The optimal plan after SHTF should let you get ready in less than an hour. You can try for 30 minutes, but that might not be enough for most people. You also have to consider how the rest of your family, like children or the elderly, can cope when you’re drawing up your plan.

Supplies to stock up on

When SHTF, you need to prepare all sorts of gear and supplies. Aside from food, don’t forget to stock up on these medical and health supplies:

  • Baby/Toddler Supplies — If you don’t have a baby, items like cloth diapers, formula, toys, and washcloths can be used as bartering tools.
  • First aid kits
  • Herbal supplements/vitamins

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We Never Could Have Imagined (or Prepped For) What Actually Happened in Venezuela


by J. G. Martinez D., The Organic Prepper:

Can we prepare for everything?

We never could have imagined…or prepped for…what happened in Venezuela.

In this article, I wanted to analyze my preps, and the nature of the apocalypse we have been forced to face. I don’t know about you, but anything that kicks you out of your place, of your warm bed, your pets, kids, wife, and the rest of your family, for me does not have another better word to describe it.

My comfort bubble was destroyed, my work of an entire life was thrown out by the window, my family insurance full coverage policy is gone with the wind (although with no medications to be had and doctors running away to Argentina and Colombia, it’s not like it was very useful though), and the few preps I had for 4 or 5 months are history now. Of course, they worked pretty well, and we stretched it a little bit, but once the system collapsed, there is nothing else we can do but close the place and bug out to some other place where we can at least buy food.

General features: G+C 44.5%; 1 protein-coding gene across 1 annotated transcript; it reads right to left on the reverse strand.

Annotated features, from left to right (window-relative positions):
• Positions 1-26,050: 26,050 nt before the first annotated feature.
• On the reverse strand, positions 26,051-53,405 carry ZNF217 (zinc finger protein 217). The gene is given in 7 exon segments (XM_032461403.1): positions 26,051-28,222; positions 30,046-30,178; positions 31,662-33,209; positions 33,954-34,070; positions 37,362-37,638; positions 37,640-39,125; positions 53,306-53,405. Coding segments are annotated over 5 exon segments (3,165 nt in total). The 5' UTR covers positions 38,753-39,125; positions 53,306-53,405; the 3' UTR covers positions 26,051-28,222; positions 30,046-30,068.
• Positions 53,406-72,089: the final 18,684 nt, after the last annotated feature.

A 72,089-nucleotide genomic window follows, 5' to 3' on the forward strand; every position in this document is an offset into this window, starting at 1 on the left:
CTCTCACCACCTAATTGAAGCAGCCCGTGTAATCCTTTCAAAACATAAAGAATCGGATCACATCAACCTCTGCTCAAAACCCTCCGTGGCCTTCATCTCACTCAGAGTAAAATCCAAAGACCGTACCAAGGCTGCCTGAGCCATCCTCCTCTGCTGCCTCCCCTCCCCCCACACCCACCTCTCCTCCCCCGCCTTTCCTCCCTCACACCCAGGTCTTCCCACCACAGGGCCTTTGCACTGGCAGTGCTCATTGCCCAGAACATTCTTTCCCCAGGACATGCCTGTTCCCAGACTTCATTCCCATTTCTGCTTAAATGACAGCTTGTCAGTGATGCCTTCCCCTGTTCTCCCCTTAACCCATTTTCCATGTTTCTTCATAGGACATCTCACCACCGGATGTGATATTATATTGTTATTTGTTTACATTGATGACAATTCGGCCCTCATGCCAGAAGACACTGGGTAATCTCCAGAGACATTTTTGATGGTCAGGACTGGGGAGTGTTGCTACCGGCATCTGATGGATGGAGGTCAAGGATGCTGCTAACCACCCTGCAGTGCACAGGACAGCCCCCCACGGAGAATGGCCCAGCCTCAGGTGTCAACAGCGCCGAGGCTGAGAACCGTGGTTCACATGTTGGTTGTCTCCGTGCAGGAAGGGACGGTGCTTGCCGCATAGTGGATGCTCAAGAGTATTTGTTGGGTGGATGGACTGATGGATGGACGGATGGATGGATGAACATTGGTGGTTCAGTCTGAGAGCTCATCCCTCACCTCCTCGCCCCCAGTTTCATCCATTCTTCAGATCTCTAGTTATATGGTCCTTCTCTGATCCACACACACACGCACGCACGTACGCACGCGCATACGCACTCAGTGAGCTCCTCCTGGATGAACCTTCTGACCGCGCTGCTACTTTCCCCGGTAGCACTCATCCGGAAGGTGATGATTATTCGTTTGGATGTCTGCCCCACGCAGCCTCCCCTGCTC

What happened was something entirely different from what we had prepared for.

I guess that what I mean is, that, within our means, we prepared more or less adequately, but what really happened was something entirely different that we had not prepared for.

We prepared for some of the consequences of turmoil, unrest, riots, crime. We were able to hunker down for a while and able to defend ourselves silently and seriously, without having to leave our haven. The scarcity problems started back there around 2013-2014. Those years were the last time I remember we could buy large amounts of wheat flour, corn flour for arepas (yes, those yellow packages you see people fist fighting each other for on the web), pasta, powdered and UHT packaged milk, rice, and other staples.

An economic collapse this long seemed like something that was entirely out of the question. It was entirely unpredictable. I would have expected a pandemics or a coup d’etat long before this hungry zombie-like scenario.